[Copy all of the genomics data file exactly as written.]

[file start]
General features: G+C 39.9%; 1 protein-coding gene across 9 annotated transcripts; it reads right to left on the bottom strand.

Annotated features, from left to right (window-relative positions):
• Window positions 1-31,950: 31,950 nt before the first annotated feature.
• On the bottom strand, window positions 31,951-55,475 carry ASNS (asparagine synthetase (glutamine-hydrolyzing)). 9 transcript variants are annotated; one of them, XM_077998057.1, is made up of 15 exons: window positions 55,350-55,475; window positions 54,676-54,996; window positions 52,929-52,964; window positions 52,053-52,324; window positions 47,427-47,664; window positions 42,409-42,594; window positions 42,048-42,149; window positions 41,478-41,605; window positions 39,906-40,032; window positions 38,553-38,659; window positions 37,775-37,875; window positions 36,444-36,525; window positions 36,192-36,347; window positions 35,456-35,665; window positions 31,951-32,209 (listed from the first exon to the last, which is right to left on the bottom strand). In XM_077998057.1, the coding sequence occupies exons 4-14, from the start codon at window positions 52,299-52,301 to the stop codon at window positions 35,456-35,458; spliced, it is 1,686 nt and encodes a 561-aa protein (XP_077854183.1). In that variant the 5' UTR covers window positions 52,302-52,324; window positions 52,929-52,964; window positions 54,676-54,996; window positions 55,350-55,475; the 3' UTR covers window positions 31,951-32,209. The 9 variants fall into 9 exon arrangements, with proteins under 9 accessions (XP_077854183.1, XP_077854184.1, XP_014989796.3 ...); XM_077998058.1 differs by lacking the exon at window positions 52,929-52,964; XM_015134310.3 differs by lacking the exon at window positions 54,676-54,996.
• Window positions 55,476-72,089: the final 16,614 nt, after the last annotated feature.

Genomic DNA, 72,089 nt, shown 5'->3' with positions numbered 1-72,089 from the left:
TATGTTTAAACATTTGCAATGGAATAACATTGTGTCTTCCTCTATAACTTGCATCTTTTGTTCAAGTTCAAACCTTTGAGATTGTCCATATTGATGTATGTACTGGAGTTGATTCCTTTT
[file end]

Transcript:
General features: G+C 39.9%; 1 protein-coding gene across 9 annotated transcripts; it reads right to left on the bottom strand.

Annotated features, from left to right (window-relative positions):
• Window positions 1-31,950: 31,950 nt before the first annotated feature.
• On the bottom strand, window positions 31,951-55,475 carry ASNS (asparagine synthetase (glutamine-hydrolyzing)). 9 transcript variants are annotated; one of them, XM_077998057.1, is made up of 15 exons: window positions 55,350-55,475; window positions 54,676-54,996; window positions 52,929-52,964; window positions 52,053-52,324; window positions 47,427-47,664; window positions 42,409-42,594; window positions 42,048-42,149; window positions 41,478-41,605; window positions 39,906-40,032; window positions 38,553-38,659; window positions 37,775-37,875; window positions 36,444-36,525; window positions 36,192-36,347; window positions 35,456-35,665; window positions 31,951-32,209 (listed from the first exon to the last, which is right to left on the bottom strand). In XM_077998057.1, the coding sequence occupies exons 4-14, from the start codon at window positions 52,299-52,301 to the stop codon at window positions 35,456-35,458; spliced, it is 1,686 nt and encodes a 561-aa protein (XP_077854183.1). In that variant the 5' UTR covers window positions 52,302-52,324; window positions 52,929-52,964; window positions 54,676-54,996; window positions 55,350-55,475; the 3' UTR covers window positions 31,951-32,209. The 9 variants fall into 9 exon arrangements, with proteins under 9 accessions (XP_077854183.1, XP_077854184.1, XP_014989796.3 ...); XM_077998058.1 differs by lacking the exon at window positions 52,929-52,964; XM_015134310.3 differs by lacking the exon at window positions 54,676-54,996.
• Window positions 55,476-72,089: the final 16,614 nt, after the last annotated feature.

Genomic DNA, 72,089 nt, shown 5'->3' with positions numbered 1-72,089 from the left:
TATGTTTAAACATTTGCAATGGAATAACATTGTGTCTTCCTCTATAACTTGCATCTTTTGTTCAAGTTCAAACCTTTGAGATTGTCCATATTGATGTATGTACTGGAGTTGATTCCTTTT